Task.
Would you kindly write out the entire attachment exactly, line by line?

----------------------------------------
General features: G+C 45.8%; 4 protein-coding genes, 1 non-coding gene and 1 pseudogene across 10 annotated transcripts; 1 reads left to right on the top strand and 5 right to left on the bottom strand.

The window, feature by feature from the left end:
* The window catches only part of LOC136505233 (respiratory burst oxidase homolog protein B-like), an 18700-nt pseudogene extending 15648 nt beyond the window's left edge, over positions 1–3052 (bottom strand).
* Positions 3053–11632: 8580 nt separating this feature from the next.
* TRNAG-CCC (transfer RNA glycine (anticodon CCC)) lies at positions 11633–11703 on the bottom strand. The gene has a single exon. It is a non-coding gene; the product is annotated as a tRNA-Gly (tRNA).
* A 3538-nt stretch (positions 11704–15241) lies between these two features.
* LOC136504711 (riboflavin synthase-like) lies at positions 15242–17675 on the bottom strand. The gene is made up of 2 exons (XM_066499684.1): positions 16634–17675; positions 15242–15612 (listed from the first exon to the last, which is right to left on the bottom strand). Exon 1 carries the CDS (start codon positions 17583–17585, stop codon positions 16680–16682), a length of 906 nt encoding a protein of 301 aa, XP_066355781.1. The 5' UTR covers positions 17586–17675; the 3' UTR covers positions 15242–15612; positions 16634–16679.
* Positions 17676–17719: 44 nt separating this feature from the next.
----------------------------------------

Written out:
General features: G+C 45.8%; 4 protein-coding genes, 1 non-coding gene and 1 pseudogene across 10 annotated transcripts; 1 reads left to right on the top strand and 5 right to left on the bottom strand.

The window, feature by feature from the left end:
* The window catches only part of LOC136505233 (respiratory burst oxidase homolog protein B-like), an 18700-nt pseudogene extending 15648 nt beyond the window's left edge, over positions 1–3052 (bottom strand).
* Positions 3053–11632: 8580 nt separating this feature from the next.
* TRNAG-CCC (transfer RNA glycine (anticodon CCC)) lies at positions 11633–11703 on the bottom strand. The gene has a single exon. It is a non-coding gene; the product is annotated as a tRNA-Gly (tRNA).
* A 3538-nt stretch (positions 11704–15241) lies between these two features.
* LOC136504711 (riboflavin synthase-like) lies at positions 15242–17675 on the bottom strand. The gene is made up of 2 exons (XM_066499684.1): positions 16634–17675; positions 15242–15612 (listed from the first exon to the last, which is right to left on the bottom strand). Exon 1 carries the CDS (start codon positions 17583–17585, stop codon positions 16680–16682), a length of 906 nt encoding a protein of 301 aa, XP_066355781.1. The 5' UTR covers positions 17586–17675; the 3' UTR covers positions 15242–15612; positions 16634–16679.
* Positions 17676–17719: 44 nt separating this feature from the next.